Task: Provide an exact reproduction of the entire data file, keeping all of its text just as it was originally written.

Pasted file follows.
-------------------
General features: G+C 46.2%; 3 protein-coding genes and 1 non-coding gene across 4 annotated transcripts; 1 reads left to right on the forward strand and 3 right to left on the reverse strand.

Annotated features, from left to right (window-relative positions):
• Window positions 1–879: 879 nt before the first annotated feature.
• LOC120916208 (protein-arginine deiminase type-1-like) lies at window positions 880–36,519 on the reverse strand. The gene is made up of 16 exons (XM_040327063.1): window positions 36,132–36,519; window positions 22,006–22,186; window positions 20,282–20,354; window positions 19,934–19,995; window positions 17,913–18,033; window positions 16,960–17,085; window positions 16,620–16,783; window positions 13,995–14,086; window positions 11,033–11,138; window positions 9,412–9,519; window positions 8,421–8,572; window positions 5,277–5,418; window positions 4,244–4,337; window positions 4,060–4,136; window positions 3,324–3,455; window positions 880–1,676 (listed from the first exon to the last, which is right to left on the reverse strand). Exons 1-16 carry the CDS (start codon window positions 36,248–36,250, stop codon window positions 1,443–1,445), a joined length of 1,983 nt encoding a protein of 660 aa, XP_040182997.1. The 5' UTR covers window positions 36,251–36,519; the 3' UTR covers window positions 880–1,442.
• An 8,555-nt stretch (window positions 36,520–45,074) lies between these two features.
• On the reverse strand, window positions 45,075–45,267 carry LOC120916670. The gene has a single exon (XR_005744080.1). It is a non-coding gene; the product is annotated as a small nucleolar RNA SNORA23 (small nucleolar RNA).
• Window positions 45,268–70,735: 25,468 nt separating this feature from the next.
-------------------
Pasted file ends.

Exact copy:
General features: G+C 46.2%; 3 protein-coding genes and 1 non-coding gene across 4 annotated transcripts; 1 reads left to right on the forward strand and 3 right to left on the reverse strand.

Annotated features, from left to right (window-relative positions):
• Window positions 1–879: 879 nt before the first annotated feature.
• LOC120916208 (protein-arginine deiminase type-1-like) lies at window positions 880–36,519 on the reverse strand. The gene is made up of 16 exons (XM_040327063.1): window positions 36,132–36,519; window positions 22,006–22,186; window positions 20,282–20,354; window positions 19,934–19,995; window positions 17,913–18,033; window positions 16,960–17,085; window positions 16,620–16,783; window positions 13,995–14,086; window positions 11,033–11,138; window positions 9,412–9,519; window positions 8,421–8,572; window positions 5,277–5,418; window positions 4,244–4,337; window positions 4,060–4,136; window positions 3,324–3,455; window positions 880–1,676 (listed from the first exon to the last, which is right to left on the reverse strand). Exons 1-16 carry the CDS (start codon window positions 36,248–36,250, stop codon window positions 1,443–1,445), a joined length of 1,983 nt encoding a protein of 660 aa, XP_040182997.1. The 5' UTR covers window positions 36,251–36,519; the 3' UTR covers window positions 880–1,442.
• An 8,555-nt stretch (window positions 36,520–45,074) lies between these two features.
• On the reverse strand, window positions 45,075–45,267 carry LOC120916670. The gene has a single exon (XR_005744080.1). It is a non-coding gene; the product is annotated as a small nucleolar RNA SNORA23 (small nucleolar RNA).
• Window positions 45,268–70,735: 25,468 nt separating this feature from the next.